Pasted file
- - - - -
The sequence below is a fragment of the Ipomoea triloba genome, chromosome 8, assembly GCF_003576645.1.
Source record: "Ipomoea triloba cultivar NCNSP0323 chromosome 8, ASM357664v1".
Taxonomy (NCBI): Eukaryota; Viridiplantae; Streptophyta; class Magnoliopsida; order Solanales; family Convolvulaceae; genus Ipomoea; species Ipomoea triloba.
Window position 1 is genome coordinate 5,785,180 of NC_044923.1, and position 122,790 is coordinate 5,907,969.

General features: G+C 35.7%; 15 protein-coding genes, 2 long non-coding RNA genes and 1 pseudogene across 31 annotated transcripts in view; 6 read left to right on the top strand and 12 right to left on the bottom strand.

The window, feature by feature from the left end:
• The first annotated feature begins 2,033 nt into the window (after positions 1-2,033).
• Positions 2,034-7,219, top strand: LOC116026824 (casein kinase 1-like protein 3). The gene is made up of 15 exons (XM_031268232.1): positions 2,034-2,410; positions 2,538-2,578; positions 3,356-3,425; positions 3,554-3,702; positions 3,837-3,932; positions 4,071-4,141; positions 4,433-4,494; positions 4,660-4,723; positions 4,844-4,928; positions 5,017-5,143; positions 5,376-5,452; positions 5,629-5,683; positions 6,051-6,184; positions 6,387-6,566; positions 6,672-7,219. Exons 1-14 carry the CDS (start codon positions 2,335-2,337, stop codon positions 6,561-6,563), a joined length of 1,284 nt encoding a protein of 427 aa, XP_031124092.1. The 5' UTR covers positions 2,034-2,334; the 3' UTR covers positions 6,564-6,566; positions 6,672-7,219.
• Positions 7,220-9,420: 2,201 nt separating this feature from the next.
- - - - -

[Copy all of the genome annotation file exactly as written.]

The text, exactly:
The sequence below is a fragment of the Ipomoea triloba genome, chromosome 8, assembly GCF_003576645.1.
Source record: "Ipomoea triloba cultivar NCNSP0323 chromosome 8, ASM357664v1".
Taxonomy (NCBI): Eukaryota; Viridiplantae; Streptophyta; class Magnoliopsida; order Solanales; family Convolvulaceae; genus Ipomoea; species Ipomoea triloba.
Window position 1 is genome coordinate 5,785,180 of NC_044923.1, and position 122,790 is coordinate 5,907,969.

General features: G+C 35.7%; 15 protein-coding genes, 2 long non-coding RNA genes and 1 pseudogene across 31 annotated transcripts in view; 6 read left to right on the top strand and 12 right to left on the bottom strand.

The window, feature by feature from the left end:
• The first annotated feature begins 2,033 nt into the window (after positions 1-2,033).
• Positions 2,034-7,219, top strand: LOC116026824 (casein kinase 1-like protein 3). The gene is made up of 15 exons (XM_031268232.1): positions 2,034-2,410; positions 2,538-2,578; positions 3,356-3,425; positions 3,554-3,702; positions 3,837-3,932; positions 4,071-4,141; positions 4,433-4,494; positions 4,660-4,723; positions 4,844-4,928; positions 5,017-5,143; positions 5,376-5,452; positions 5,629-5,683; positions 6,051-6,184; positions 6,387-6,566; positions 6,672-7,219. Exons 1-14 carry the CDS (start codon positions 2,335-2,337, stop codon positions 6,561-6,563), a joined length of 1,284 nt encoding a protein of 427 aa, XP_031124092.1. The 5' UTR covers positions 2,034-2,334; the 3' UTR covers positions 6,564-6,566; positions 6,672-7,219.
• Positions 7,220-9,420: 2,201 nt separating this feature from the next.